No statistically significant difference was detected between hemosiderin distribution scores in the cerebellum and gender of the patients (p =0.630), traumatic incident (p =0.443), and diagnosis (p =0.595). Also, for hemosiderin intensity scores in the cerebellum and gender of the patients (p =0.641), traumatic incident (p =0.427), and diagnosis (p =0.744). In 33 of the 35 cases (94.3%), diffuse hemosiderin distribution was detected both in the brain and cerebellum. In 11 of the 17 cases (64.7%), scattered areas of hemosiderin distribution both in the cerebellum and brain were detected. However, in 6 (35.3%) cases diffuse hemosiderin distribution was detected in the brain (p =0.0004).

A significant correlation was not detected between postmortem interval and distribution, and intensity scores of hemosiderin in the brain and cerebellum (Table 2). However a weakly negative, but statistically significant correlation was detected between patients’ age and hemosiderin distribution scores in the brain (Spearman’s rho: -0.306) (Table 2). Also, a moderately positive and significant correlation was observed between hemosiderin distribution scores in the brain, and distribution, and intensity scores in the cerebellum. (Kendall’s Tau b correlation coefficients: 0.532 and 0.580, respectively) (Table 2). In addition, between hemosiderin intensity and distribution scores in the brain and cerebellum, a highly positive and significant correlation was observed (Kendall’s tau b correlation coefficients: 0.805 and 0.909, respectively) (Table 2).

In our study, in the early neonatal period (first few days of life), Prussian blue stain-positivity was detected in the brain (13/17, 76.5%; p =0.0735) and cerebellum (12/17; 70.5%; p=0,722), whereas no statistically significant difference was found between the brain and the cerebellum as for positive staining with Prussian blue.


Though processes related to iron metabolism in the body have been investigated in many studies, our knowledge about fetal, postnatal periods, and infancy is still based on a limited number of studies1-5. Specifically only few publications exist regarding detection of hemosiderin deposition in the central nervous system (CNS) and determination of iron scores using various methods3,4,6.

Many studies have indicated that increased cerebral iron load augments predisposition to endogenous oxidative stress and enhances during stress. Its important pathogenetic role in the development of neurodegenerative processes has been revealed6,11.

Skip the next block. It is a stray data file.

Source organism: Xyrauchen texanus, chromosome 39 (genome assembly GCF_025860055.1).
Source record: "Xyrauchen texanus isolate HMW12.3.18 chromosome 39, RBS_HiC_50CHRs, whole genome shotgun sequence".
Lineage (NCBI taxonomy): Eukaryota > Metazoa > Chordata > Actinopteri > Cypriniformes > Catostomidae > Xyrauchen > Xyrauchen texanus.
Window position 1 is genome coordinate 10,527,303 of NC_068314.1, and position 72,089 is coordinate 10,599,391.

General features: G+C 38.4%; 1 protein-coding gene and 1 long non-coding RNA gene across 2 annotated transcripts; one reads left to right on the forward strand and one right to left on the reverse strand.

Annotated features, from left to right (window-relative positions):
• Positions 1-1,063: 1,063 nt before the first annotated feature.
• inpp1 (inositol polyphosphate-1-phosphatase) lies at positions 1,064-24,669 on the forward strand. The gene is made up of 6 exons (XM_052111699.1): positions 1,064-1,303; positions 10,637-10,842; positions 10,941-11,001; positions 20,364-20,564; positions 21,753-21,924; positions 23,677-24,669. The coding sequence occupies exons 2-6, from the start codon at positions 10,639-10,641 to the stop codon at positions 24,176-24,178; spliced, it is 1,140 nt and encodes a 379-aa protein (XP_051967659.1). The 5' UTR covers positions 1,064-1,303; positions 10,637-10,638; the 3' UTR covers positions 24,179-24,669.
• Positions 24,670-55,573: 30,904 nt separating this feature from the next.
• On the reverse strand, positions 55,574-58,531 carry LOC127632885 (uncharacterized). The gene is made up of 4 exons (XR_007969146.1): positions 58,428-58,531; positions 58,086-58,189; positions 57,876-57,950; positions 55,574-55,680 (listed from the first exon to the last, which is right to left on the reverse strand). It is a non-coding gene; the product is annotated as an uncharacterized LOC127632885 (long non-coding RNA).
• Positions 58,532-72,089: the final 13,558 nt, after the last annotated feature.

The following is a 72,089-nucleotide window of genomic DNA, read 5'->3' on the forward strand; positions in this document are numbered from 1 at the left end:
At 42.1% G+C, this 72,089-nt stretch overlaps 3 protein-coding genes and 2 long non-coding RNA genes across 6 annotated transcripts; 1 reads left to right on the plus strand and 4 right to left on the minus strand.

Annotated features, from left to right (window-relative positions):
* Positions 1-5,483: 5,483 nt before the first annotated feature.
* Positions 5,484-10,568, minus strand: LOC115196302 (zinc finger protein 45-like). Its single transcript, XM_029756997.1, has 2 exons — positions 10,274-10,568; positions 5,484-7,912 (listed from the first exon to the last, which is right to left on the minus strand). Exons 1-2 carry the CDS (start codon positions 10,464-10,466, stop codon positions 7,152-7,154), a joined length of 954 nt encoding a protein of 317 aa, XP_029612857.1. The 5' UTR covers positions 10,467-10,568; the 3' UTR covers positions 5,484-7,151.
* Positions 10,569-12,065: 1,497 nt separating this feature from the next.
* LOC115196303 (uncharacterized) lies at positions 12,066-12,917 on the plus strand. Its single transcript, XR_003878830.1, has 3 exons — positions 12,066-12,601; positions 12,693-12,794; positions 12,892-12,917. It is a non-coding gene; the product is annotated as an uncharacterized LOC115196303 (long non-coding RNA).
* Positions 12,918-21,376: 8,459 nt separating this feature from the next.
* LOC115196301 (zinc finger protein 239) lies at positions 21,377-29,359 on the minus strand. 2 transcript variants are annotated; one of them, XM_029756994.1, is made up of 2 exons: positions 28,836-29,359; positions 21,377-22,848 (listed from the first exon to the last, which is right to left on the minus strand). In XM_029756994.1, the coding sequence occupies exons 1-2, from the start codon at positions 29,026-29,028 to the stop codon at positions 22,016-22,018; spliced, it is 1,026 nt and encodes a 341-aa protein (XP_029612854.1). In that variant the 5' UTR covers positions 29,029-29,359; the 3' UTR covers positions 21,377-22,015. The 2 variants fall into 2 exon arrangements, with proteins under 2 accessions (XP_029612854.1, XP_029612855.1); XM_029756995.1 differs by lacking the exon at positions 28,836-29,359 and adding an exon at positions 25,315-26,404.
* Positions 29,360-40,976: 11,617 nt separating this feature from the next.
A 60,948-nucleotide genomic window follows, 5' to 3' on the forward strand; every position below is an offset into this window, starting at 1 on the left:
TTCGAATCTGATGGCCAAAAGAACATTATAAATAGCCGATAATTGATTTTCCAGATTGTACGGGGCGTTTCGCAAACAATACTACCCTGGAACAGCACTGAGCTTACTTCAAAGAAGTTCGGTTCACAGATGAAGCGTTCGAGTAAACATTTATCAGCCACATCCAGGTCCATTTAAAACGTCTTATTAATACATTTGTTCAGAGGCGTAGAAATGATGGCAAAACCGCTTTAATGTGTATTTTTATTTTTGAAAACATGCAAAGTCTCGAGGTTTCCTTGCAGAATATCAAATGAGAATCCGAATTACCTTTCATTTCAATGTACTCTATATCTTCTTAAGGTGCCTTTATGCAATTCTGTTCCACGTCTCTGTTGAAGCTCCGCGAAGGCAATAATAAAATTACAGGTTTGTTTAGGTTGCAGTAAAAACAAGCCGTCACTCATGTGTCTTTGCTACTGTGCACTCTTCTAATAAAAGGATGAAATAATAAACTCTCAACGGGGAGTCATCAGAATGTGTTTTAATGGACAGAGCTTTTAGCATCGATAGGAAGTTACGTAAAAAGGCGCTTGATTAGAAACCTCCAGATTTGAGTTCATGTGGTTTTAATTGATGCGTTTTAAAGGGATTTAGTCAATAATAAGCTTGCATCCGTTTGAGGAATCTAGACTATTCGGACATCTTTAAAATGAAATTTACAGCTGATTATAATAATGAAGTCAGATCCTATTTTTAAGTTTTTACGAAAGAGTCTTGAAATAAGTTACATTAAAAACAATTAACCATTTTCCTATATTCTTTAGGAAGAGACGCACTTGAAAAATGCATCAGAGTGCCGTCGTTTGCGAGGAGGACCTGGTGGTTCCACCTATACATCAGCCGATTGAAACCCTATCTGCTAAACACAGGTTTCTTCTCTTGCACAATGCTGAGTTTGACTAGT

In cases of sudden fetal death and neonatal mortality in infants exposed to oxidative stress, it has been indicated that hemosiderin concentrations can increase in the brain3. Also, many reports noted that hemosiderin deposition in cases with hemosiderosis can be associated with accumulations of abnormal protein types, such as synuclein and tau protein13.

Iron is an indispensable element for many biological functions and plays an important role in various processes. It is involved in many enzymatic processes and functions as a cofactor in cytochromes required for energy production. It also participates in many physiological events namely oxygen transport, production of mitochondrial energy, DNA synthesis, and DNA repair2,3,7,8.

Two-thirds of the iron stores of the body are contained in erythrocytes as “heme iron”. Iron is also an essential element for cerebral metabolism and plays a role in the synthesis and metabolism of neurotransmitters, and diverse physiological processes. Non-heme iron binds to transferrin and is distributed via systemic circulation into all tissues except for CNS.  It passes from the systemic circulation into the CNS through the blood-brain barrier2.

It has been also indicated that both deficiency and excessive amounts of iron are considered potential risk factors during the development of the CNS. Besides, iron is stored in ferritin, which maintains its higher concentration in the basal ganglia throughout one’s lifetime14. As reports assert, iron accumulates mostly in the globus pallidus, substantia rubra, substantia nigra, and dentate nucleus in the cerebellum9,14.

Excessive iron depositions in the brain and cerebellum are encountered in various neurodegenerative diseases, such as Parkinson’s disease, hereditary cerebellar ataxia, and aceruloplasminemia1,4